Probably what I'm failing to consider. I tend to drop $10 on it when it's big, so what is that, $100 a year, maybe more? If I spent $10 a pop no matter the jackpot (cause I don't think it makes sense to STOP when it gets high), and even though there's 200 drawings a year between Megamillions and Powerball say I only play in 100 drawings... $1K per year starts to become a significant enough chunk of change to me. Whereas that $100 is paying for daydreams, I don't know that I'd be daydreaming twice a week over the teeny possibility of winning $14M.

Whereas when the lottery gets big and people in my office want to do a pool, I always refuse. My theory is that I don't want to share money with those jerks. Half the fun of winning the lottery is having money, and the other half is people you knew not having money.


Heh. I have on occasion noted to the person at work collecting the lottery money "Make sure you choose the cash option. I don't want to be tied to you people for the next 26 years."

Weird that I don't really have work friends.



   87. RMc's Daps of the Dope Artists Posted: May 18, 2018 at 03:59 PM (#5675305)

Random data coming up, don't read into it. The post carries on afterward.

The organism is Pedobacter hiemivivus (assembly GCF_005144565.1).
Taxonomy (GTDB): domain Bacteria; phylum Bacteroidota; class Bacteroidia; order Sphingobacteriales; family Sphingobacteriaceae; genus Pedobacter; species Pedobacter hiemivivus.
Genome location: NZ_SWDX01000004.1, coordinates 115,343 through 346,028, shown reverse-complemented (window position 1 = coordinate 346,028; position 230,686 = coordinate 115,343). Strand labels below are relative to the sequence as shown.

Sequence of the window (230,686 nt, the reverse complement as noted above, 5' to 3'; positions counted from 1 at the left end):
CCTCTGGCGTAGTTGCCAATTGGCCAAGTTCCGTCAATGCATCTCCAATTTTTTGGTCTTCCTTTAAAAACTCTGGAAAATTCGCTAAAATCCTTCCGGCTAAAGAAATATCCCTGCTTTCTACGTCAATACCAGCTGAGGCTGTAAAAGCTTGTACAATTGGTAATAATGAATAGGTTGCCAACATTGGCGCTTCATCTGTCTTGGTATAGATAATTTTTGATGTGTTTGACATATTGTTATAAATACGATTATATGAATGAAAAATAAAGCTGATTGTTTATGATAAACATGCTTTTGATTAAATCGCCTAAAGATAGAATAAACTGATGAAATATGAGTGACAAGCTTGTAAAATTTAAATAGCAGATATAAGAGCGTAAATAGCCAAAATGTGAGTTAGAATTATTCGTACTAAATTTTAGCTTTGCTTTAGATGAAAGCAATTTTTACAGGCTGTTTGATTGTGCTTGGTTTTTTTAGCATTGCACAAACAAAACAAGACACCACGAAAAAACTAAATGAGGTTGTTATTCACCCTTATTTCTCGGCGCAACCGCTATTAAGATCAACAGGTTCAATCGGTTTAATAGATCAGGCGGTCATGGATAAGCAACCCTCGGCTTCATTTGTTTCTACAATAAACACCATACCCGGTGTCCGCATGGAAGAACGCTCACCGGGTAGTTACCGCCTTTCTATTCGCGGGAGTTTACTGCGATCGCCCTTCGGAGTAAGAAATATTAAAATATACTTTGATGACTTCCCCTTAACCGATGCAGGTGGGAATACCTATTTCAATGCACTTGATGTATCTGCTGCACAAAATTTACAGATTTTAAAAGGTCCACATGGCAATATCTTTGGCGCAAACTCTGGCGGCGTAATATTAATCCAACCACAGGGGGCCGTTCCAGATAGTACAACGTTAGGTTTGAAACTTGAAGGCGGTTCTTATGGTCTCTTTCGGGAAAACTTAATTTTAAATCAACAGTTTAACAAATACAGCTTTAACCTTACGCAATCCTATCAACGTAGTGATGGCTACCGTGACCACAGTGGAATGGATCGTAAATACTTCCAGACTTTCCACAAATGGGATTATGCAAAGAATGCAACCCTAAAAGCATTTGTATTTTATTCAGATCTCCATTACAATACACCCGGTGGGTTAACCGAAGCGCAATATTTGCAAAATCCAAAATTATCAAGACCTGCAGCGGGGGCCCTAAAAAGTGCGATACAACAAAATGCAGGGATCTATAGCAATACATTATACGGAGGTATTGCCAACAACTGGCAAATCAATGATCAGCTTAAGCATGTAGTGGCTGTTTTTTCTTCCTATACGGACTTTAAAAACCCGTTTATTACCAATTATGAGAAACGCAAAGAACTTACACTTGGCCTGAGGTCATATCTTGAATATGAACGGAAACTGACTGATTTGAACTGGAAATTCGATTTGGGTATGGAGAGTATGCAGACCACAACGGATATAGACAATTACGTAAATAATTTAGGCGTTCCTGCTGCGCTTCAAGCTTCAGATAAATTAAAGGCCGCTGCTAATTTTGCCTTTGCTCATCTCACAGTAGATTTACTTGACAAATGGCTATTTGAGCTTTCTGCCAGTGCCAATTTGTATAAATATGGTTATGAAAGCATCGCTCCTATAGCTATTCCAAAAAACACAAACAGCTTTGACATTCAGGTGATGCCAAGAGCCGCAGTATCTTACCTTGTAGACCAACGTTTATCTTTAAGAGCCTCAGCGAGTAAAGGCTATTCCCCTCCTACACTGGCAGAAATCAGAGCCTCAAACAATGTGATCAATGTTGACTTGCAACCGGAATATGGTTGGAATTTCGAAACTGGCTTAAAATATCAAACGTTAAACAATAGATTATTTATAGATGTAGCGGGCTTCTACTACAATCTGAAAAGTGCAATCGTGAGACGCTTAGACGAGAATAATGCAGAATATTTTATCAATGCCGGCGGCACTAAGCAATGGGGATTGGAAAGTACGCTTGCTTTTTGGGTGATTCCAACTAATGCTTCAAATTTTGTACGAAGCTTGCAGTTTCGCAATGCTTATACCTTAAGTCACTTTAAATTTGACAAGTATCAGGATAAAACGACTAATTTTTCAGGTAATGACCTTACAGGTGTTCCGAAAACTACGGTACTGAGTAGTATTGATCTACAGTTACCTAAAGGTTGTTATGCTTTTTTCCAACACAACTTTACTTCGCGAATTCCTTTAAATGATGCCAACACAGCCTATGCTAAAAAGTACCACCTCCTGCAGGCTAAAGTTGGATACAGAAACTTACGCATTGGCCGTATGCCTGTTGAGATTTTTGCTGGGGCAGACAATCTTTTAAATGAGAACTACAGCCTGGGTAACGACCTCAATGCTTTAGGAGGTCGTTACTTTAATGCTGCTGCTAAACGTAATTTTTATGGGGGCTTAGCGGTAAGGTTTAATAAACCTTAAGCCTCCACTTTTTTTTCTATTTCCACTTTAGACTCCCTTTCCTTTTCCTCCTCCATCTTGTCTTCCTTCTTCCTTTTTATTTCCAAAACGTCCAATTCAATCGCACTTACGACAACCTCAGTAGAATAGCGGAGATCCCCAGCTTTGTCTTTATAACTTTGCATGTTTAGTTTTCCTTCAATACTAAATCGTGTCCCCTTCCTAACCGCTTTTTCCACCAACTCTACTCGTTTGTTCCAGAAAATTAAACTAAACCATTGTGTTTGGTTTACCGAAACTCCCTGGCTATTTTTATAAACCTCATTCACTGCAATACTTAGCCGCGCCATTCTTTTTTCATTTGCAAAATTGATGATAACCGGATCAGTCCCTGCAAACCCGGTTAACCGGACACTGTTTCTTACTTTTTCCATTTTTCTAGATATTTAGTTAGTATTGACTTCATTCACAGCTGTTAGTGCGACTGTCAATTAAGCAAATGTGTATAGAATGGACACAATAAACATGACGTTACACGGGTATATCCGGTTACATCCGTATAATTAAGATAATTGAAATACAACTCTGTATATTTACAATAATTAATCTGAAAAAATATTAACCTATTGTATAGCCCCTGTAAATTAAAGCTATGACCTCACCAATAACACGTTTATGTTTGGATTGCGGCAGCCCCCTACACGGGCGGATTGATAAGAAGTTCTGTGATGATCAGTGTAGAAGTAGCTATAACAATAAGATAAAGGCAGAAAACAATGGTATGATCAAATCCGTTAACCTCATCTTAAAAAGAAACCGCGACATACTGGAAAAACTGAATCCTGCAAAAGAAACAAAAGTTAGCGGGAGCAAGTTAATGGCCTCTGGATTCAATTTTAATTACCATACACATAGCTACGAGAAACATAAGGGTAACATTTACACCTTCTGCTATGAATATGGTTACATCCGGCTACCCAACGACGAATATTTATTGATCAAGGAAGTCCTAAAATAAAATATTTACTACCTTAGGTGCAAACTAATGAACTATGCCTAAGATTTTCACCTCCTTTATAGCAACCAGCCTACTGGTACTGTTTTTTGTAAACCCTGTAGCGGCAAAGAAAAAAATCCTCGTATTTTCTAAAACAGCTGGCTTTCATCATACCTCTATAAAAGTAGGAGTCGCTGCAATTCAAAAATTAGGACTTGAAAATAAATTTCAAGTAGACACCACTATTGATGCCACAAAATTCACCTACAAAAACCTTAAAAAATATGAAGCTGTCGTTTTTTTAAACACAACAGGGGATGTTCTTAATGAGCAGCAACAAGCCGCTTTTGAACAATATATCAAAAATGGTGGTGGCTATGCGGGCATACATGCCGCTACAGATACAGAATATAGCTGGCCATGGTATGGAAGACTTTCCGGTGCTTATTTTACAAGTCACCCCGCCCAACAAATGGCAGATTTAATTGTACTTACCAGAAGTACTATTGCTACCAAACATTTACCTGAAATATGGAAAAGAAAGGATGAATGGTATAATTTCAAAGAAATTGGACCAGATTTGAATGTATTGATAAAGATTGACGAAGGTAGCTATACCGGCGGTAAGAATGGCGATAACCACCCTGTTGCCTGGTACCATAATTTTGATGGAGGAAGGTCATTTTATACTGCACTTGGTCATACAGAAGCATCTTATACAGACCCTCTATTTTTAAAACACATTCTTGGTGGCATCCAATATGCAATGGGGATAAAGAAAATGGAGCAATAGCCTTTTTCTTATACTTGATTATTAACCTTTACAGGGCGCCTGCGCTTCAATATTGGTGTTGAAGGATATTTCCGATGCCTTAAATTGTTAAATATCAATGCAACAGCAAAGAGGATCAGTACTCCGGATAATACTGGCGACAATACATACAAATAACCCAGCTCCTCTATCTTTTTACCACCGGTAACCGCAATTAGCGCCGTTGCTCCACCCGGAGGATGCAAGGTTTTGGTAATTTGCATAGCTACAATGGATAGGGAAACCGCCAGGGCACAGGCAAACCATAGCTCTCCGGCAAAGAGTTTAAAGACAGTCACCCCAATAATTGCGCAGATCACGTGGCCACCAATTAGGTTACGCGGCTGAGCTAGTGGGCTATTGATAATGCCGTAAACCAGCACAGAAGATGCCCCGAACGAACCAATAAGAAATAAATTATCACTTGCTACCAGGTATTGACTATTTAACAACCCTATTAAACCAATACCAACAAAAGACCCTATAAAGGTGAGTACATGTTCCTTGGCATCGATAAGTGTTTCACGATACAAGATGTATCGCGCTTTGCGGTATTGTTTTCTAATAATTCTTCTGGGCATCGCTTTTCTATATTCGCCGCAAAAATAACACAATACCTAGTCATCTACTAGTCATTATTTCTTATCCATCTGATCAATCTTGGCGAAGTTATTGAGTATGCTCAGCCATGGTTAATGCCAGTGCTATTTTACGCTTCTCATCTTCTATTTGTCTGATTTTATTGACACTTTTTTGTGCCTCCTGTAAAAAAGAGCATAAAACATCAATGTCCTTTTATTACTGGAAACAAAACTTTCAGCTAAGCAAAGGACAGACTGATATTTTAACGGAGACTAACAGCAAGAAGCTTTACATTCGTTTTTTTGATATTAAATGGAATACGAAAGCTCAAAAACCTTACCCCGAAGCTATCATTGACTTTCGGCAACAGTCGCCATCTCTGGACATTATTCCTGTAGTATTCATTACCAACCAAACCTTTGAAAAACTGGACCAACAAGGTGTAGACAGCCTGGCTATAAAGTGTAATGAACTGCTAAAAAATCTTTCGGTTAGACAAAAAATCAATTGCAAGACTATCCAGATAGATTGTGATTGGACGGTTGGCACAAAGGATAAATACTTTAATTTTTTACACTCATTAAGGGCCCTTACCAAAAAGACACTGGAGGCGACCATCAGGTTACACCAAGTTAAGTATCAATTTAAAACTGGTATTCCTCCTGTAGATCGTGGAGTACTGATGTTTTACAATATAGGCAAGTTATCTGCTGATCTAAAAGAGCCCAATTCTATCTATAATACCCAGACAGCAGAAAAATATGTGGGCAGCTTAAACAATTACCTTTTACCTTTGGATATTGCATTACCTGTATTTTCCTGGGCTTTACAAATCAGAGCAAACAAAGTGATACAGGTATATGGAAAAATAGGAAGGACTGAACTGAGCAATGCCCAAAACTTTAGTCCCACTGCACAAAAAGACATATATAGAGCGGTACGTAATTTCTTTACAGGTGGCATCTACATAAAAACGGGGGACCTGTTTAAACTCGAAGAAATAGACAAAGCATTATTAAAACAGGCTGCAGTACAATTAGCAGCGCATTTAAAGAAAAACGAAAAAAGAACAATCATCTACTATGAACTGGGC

When I saw there was a casino on a cruise ship my wife and I were on a few years ago, I decided to indulge in a little fantasy I'd had for some time: gamble once, lose, then walk away, so I could tell everybody the story for the rest of my life.

So I strolled up to the roulette wheel, bet $20 on black, and...won. So, I bet the whole $40 on red, and...won again. Frustrated, I took out my original $20 and bet the other $60 on green. It came up red. My wife laughed, and we went to dinner.

It wasn't until later I realized that I could've won something like a thousand bucks if it actually had come up green! (That would've paid for the whole cruise!)
   88. Howie Menckel Posted: May 18, 2018 at 07:36 PM (#5675406)
Let's just say that I have a friend whose neighborhood included one kid's Dad who was a bookie (the kid grew up to be.... a bookie). When we - er, guys in the neighborhood - were around 20 years old, they created The Cartel. This was a group of 7 who would choose their favorite games NFL every weekend. the preferred three would be chosen, and "they" would bet $25 per game. yes, that's close to $4 per person in 1980s dollars. a small fortune. (one guy's picks were so bad, eventually we counted the opposite team of who he picked. that steamed him.)

everyone put up $100 for the season. well, we start falling behind, and near the end of the season, the $700 kitty dwindled to almost nothing. then we - er, they - started winning. and winning. maybe 10 in a row. even some college bowl games - didn't matter, win win win. so by the time the Super Bowl looms, we are up to $1000 - so a $300 profit, or more than $40 per man.

a summit meeting of the cartel is held. how much do we risk on the Super Bowl?